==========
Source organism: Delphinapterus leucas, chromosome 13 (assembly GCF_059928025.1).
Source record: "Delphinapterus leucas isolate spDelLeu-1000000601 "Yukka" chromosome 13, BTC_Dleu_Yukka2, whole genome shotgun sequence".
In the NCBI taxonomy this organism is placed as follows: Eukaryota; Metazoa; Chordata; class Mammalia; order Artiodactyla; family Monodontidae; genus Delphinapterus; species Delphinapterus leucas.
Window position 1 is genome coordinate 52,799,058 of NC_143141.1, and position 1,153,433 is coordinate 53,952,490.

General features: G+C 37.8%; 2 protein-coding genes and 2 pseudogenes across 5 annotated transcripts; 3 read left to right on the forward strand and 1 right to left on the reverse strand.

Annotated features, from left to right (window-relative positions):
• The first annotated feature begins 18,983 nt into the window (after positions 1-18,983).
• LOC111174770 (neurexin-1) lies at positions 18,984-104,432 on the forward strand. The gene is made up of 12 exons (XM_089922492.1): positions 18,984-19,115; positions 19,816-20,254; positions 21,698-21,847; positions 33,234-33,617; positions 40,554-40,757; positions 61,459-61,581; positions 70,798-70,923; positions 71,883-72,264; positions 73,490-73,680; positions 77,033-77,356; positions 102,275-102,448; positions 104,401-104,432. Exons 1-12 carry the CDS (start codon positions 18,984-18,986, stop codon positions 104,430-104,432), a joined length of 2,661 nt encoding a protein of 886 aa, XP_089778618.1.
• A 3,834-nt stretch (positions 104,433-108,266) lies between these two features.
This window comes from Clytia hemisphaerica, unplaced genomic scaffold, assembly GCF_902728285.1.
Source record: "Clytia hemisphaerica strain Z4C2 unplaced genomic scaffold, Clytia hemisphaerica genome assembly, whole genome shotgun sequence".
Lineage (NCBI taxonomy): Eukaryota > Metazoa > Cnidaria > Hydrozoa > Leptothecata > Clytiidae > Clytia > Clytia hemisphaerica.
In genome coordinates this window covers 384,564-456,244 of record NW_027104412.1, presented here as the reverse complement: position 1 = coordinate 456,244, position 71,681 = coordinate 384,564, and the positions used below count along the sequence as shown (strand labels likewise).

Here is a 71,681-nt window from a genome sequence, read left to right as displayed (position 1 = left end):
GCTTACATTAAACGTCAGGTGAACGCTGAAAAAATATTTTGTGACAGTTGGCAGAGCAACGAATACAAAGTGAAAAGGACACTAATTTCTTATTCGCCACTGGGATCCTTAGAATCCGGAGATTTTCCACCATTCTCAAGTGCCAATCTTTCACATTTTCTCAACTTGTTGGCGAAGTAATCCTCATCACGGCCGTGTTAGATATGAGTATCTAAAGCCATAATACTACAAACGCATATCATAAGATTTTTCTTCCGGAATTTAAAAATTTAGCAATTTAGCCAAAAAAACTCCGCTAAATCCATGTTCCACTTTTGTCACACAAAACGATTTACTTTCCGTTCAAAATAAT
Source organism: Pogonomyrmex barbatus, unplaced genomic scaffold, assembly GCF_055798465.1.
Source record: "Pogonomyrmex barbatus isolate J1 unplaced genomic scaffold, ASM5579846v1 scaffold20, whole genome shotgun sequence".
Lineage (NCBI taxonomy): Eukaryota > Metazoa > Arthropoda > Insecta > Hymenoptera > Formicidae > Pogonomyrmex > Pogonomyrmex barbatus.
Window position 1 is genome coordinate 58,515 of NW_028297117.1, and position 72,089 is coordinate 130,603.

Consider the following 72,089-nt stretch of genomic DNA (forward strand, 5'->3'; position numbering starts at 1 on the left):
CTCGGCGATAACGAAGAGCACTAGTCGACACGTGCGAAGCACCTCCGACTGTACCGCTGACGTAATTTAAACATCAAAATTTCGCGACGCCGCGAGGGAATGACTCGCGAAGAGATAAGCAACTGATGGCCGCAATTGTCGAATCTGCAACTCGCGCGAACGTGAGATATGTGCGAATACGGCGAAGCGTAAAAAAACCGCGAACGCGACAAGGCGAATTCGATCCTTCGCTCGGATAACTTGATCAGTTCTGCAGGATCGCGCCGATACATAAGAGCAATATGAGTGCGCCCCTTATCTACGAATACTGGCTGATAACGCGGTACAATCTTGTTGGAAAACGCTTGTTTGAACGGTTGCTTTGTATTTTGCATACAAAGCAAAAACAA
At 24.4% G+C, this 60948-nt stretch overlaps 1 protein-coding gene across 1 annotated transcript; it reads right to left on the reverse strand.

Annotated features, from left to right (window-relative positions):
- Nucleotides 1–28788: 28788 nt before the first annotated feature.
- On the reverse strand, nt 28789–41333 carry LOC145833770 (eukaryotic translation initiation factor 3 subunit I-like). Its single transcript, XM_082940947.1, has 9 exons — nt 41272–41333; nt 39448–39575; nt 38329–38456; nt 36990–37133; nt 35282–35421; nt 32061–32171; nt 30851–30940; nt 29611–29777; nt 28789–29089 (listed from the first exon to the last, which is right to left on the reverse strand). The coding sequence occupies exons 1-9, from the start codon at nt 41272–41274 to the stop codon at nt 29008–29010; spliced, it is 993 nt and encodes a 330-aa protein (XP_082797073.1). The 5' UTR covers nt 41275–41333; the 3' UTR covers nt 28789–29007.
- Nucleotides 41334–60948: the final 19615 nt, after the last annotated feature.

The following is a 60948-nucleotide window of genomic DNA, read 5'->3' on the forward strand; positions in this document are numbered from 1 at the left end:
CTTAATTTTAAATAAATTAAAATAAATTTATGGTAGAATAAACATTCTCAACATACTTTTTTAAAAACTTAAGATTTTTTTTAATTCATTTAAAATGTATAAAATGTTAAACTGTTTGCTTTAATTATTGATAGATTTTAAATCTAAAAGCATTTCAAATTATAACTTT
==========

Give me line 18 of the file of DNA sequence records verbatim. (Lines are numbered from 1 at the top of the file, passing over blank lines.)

Lineage (NCBI taxonomy): Eukaryota > Metazoa > Arthropoda > Insecta > Hymenoptera > Formicidae > Pogonomyrmex > Pogonomyrmex barbatus.